b. Form One must be completed by Principal Investigator/Activity Coordinator, reviewed by Risk Management and approved by the appropriate authority.
Approval: A completed Form One must be reviewed and signed by Risk Management, and then approved by the Faculty/Department Head.
Following the completion of a risk assessment performed using Form One, the Faculty/Department Head must decide whether or not the risk associated with the proposed off campus activity is manageable through the use of planning, training and preparation.
If the Faculty/Department Head concludes that the risks associated with the proposed off campus activity cannot be effectively managed or mitigated, the activity must not proceed.
The Faculty/Department Head should consult with Risk Management for further guidance.
Procedure for Low-Risk Activity
1. Notification of group travel/activity plans to offer
a Low-Risk off campus activity through the Pre-Travel Authorization.
Activity Coordinator/Principal Investigator sends memo/email to Faculty/Department Head for approval.
2. Risk assessment made and determined to be Low-Risk
Activity Coordinator/Principal Investigator reviews risk assessment with Supervisor.
3. Plan and prepare participants for an off campus activity by providing an orientation or briefing session.
Activity Coordinator/Principal Investigator.
4. Proceed with off campus activity and make appropriate arrangements.
Procedure for Medium and High-Risk Activity
1. Notification of plans to offer a Medium-Risk Off Campus Activity
Activity Coordinator/Principal Investigator sends memo to Faculty/Department Head for approval of request to proceed with a Risk assessment.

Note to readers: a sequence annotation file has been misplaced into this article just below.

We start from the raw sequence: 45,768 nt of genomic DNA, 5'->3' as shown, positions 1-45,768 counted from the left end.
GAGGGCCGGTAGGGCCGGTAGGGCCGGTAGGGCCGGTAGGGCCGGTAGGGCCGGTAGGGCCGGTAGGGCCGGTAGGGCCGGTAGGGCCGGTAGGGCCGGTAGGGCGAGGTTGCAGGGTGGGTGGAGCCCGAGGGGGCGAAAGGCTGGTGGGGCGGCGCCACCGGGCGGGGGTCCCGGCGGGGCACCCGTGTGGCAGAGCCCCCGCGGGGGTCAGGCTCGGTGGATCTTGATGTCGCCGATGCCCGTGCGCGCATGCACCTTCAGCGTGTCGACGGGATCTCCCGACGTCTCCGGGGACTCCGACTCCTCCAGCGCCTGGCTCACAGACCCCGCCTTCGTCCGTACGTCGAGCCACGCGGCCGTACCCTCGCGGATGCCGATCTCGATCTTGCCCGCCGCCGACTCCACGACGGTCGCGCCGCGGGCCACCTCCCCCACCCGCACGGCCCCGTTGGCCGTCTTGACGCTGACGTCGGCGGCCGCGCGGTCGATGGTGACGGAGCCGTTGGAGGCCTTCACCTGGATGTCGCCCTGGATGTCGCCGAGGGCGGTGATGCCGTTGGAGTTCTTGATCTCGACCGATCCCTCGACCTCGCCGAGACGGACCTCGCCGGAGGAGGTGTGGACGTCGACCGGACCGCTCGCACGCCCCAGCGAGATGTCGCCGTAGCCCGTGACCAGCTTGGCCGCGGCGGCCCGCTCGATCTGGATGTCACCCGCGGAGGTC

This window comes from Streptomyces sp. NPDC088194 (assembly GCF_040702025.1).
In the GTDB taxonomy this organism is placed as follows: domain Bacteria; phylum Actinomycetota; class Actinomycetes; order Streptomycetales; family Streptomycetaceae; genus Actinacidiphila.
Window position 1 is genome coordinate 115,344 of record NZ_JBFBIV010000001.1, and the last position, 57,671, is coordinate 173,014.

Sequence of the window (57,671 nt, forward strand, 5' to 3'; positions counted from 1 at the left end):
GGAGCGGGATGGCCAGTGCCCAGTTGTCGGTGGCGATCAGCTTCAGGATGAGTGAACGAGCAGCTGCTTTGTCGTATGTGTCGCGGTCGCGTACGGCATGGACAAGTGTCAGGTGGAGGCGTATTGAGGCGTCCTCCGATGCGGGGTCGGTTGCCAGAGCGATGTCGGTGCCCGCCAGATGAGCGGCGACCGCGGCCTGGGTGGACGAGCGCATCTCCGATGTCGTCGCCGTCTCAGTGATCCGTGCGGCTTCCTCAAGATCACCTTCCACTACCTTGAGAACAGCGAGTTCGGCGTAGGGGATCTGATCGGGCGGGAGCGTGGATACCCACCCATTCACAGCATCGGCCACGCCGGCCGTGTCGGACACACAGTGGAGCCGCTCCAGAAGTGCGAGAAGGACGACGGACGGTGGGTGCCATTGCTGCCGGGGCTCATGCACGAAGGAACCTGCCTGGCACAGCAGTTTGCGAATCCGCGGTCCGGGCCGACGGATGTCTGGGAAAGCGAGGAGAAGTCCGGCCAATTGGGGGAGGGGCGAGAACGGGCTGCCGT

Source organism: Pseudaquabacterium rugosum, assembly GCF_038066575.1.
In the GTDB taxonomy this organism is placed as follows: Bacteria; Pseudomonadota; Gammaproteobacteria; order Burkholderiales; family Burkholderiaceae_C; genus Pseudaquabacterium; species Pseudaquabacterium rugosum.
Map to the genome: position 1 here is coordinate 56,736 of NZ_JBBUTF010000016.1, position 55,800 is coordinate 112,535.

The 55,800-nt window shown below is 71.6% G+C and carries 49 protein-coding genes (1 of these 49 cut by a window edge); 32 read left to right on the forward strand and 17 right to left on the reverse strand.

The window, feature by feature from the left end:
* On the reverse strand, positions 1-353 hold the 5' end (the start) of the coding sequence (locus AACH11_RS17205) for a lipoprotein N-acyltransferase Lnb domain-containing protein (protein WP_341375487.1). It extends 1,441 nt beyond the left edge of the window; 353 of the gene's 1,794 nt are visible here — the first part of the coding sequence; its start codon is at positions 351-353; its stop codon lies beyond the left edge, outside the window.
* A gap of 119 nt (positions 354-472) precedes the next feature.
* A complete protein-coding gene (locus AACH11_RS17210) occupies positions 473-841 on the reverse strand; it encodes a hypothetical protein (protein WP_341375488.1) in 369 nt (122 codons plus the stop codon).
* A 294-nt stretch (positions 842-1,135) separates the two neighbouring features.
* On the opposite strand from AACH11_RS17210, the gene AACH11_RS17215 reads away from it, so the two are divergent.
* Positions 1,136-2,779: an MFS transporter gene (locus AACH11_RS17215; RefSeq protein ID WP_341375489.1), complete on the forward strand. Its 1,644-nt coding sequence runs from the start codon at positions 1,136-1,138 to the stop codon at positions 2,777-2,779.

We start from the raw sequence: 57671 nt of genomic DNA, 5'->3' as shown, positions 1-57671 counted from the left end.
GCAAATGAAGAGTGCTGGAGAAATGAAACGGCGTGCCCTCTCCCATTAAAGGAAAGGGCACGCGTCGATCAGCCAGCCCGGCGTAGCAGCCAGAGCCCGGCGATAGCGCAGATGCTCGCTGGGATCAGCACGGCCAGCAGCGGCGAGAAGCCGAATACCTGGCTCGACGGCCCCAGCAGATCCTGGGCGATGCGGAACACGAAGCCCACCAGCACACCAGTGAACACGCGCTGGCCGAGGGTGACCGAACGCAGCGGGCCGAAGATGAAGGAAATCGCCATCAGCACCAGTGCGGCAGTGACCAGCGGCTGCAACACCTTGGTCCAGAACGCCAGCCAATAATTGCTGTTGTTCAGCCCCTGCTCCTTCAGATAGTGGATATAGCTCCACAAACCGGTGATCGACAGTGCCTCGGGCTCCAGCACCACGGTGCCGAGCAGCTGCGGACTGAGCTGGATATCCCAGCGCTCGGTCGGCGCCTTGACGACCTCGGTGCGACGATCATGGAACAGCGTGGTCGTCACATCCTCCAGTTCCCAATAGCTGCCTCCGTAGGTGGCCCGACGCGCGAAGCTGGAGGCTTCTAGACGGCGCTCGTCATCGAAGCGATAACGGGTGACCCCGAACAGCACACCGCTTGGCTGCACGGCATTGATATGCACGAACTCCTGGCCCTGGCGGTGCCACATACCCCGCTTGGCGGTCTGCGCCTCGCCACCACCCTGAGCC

2. Conduct Risk assessment and seek advice from appropriate experts (Risk Management, International SOS) as appropriate.
ALL High-Risk Off Campus Activities
will need to be reviewed and signed by Risk Management
Activity Coordinator/Principal Investigator completes Form One, and sends to Risk Management for signature; if required, before submitting to Faculty/Department Head for approval.
3. Submit Completed Form One with Risk assessment to Faculty/ Department Head.
Activity Coordinator/Principal Investigator submits to Faculty/Department Head who can then;
2. requests additional Risk Management strategies, or;
3. deny the activity if the Risk is Unmanageable.
4. If an activity has Unmanageable Risk, the activity will need to be modified to eliminate the Unmanageable Risk or the activity will not proceed.
The Faculty/Department Head will advise the Activity Coordinator/Principal Investigator not to proceed or to modify the activity.
The Activity Coordinator/Principal Investigator will need to submit a new Form One to show the changes in activity and how the Unmanageable Risk has been mitigated or transferred.
5. If given approval, Plan and prepare participants for an off campus activity by providing an orientation or briefing session.
Activity Coordinator/Principal Investigator.
(Informed Consent Form template available in P:\FORMS\OFF-CAMPUS ACTIVITY SAFETY)
PROCEDURE FOR INTERNATIONAL OFF CAMPUS ACTIVITIES
All members of the university community participating in university sanctioned international programs or international travel deemed Low, Medium, or High-Risk, involving students, or faculty-lead student groups, in addition to all requirements listed under Medium and High-Risk Activities, must:
i. Complete International Education application and registration forms if applicable.
ii. Attend mandatory pre-departure orientation session.
iii. Participants leading students groups must refer to the International Education International Field School Manual which outlines all of the logistics associated with the development and implementation of international field school/study programs.
PROCEDURE FOR ACTIVITIES DEEMED AS UNMANAGEABLE RISKS
Risk assessment deems the planned activity to be an Unmanageable Risk.
The Dean/Director will advise the Activity Coordinator/Principal Investigator that the activity has Unmanageable Risk and that they aren’t to proceed, or that they must amend the activity to adequately address the risk.